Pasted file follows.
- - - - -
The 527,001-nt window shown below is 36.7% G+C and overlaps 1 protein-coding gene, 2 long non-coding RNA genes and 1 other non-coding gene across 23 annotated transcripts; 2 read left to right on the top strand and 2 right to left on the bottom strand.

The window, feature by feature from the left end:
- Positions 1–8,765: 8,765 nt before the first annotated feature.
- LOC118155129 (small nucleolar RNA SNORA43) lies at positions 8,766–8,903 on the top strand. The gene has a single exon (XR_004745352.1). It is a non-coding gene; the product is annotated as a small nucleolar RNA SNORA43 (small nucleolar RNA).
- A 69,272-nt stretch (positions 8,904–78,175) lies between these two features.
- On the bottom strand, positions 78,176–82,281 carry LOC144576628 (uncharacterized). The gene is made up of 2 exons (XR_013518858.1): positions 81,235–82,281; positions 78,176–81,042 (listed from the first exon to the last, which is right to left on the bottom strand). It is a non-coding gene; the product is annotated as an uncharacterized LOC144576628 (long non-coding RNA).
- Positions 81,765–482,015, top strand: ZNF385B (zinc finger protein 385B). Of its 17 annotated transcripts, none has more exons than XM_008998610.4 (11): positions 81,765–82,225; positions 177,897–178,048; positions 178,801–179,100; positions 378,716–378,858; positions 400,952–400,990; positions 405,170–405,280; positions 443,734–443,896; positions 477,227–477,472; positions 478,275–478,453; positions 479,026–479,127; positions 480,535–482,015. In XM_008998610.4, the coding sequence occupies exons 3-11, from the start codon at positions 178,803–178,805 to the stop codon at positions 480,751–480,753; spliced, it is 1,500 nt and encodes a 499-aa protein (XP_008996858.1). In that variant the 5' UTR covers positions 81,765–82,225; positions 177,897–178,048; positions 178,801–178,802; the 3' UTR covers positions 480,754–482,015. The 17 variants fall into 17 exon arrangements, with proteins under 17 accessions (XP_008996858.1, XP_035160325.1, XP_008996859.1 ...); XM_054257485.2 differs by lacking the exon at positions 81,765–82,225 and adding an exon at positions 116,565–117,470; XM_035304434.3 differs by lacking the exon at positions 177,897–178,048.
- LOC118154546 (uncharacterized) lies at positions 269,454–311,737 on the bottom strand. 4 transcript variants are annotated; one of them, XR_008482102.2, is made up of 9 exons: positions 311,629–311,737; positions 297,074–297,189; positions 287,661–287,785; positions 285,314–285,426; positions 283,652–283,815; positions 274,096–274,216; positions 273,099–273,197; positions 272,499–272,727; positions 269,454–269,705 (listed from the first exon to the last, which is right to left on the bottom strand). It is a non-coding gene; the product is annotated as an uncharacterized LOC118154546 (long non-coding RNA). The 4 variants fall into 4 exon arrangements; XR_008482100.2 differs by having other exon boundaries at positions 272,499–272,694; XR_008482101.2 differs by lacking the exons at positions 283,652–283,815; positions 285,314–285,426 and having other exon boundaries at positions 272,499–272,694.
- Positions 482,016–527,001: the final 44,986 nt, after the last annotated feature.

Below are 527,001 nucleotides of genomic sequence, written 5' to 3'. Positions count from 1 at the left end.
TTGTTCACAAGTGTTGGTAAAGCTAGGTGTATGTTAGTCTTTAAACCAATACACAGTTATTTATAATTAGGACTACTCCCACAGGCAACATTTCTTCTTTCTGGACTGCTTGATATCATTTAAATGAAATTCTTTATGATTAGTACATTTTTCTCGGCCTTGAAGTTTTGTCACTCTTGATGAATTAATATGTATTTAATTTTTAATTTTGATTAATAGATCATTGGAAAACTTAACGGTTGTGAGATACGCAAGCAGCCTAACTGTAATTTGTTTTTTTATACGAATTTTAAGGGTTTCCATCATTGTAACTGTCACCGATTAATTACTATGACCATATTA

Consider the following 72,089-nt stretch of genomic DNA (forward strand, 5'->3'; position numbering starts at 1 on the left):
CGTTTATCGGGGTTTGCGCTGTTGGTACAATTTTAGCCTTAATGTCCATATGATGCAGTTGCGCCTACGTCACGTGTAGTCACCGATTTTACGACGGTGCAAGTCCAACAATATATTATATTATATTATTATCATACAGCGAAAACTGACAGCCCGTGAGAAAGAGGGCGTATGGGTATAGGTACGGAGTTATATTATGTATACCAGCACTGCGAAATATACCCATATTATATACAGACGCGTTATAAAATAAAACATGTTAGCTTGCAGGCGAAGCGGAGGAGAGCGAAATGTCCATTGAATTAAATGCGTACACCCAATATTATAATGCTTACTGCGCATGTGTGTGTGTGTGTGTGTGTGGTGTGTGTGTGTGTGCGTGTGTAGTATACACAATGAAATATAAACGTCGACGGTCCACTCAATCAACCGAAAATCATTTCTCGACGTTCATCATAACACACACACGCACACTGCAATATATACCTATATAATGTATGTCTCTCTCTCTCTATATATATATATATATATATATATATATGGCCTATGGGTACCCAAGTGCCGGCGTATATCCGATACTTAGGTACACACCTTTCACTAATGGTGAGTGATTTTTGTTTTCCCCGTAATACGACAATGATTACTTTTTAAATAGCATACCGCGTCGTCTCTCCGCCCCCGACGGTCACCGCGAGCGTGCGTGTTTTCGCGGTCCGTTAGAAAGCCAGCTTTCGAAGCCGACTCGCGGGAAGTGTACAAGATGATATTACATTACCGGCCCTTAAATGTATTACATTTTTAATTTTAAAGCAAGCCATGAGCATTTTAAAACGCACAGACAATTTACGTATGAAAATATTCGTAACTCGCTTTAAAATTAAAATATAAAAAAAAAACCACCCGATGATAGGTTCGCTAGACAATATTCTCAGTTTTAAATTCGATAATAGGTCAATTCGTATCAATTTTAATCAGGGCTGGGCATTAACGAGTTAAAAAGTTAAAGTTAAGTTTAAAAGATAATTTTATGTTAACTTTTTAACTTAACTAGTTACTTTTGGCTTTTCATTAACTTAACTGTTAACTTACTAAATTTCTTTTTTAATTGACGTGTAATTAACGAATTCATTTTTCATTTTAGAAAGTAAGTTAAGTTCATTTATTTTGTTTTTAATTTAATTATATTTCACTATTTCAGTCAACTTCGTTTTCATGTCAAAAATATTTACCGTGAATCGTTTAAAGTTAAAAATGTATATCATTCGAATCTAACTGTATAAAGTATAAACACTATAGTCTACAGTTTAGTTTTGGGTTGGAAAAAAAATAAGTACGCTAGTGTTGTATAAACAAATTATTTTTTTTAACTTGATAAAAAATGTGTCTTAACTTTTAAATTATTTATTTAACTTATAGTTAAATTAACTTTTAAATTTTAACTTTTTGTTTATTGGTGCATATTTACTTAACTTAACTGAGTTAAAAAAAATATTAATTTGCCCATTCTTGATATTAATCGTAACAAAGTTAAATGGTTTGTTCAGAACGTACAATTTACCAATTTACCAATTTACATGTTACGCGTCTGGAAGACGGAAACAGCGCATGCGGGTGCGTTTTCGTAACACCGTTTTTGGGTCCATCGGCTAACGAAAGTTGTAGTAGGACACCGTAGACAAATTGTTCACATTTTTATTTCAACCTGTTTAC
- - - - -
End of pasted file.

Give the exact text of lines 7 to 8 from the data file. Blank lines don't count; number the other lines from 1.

- Positions 81,765–482,015, top strand: ZNF385B (zinc finger protein 385B). Of its 17 annotated transcripts, none has more exons than XM_008998610.4 (11): positions 81,765–82,225; positions 177,897–178,048; positions 178,801–179,100; positions 378,716–378,858; positions 400,952–400,990; positions 405,170–405,280; positions 443,734–443,896; positions 477,227–477,472; positions 478,275–478,453; positions 479,026–479,127; positions 480,535–482,015. In XM_008998610.4, the coding sequence occupies exons 3-11, from the start codon at positions 178,803–178,805 to the stop codon at positions 480,751–480,753; spliced, it is 1,500 nt and encodes a 499-aa protein (XP_008996858.1). In that variant the 5' UTR covers positions 81,765–82,225; positions 177,897–178,048; positions 178,801–178,802; the 3' UTR covers positions 480,754–482,015. The 17 variants fall into 17 exon arrangements, with proteins under 17 accessions (XP_008996858.1, XP_035160325.1, XP_008996859.1 ...); XM_054257485.2 differs by lacking the exon at positions 81,765–82,225 and adding an exon at positions 116,565–117,470; XM_035304434.3 differs by lacking the exon at positions 177,897–178,048.
- LOC118154546 (uncharacterized) lies at positions 269,454–311,737 on the bottom strand. 4 transcript variants are annotated; one of them, XR_008482102.2, is made up of 9 exons: positions 311,629–311,737; positions 297,074–297,189; positions 287,661–287,785; positions 285,314–285,426; positions 283,652–283,815; positions 274,096–274,216; positions 273,099–273,197; positions 272,499–272,727; positions 269,454–269,705 (listed from the first exon to the last, which is right to left on the bottom strand). It is a non-coding gene; the product is annotated as an uncharacterized LOC118154546 (long non-coding RNA). The 4 variants fall into 4 exon arrangements; XR_008482100.2 differs by having other exon boundaries at positions 272,499–272,694; XR_008482101.2 differs by lacking the exons at positions 283,652–283,815; positions 285,314–285,426 and having other exon boundaries at positions 272,499–272,694.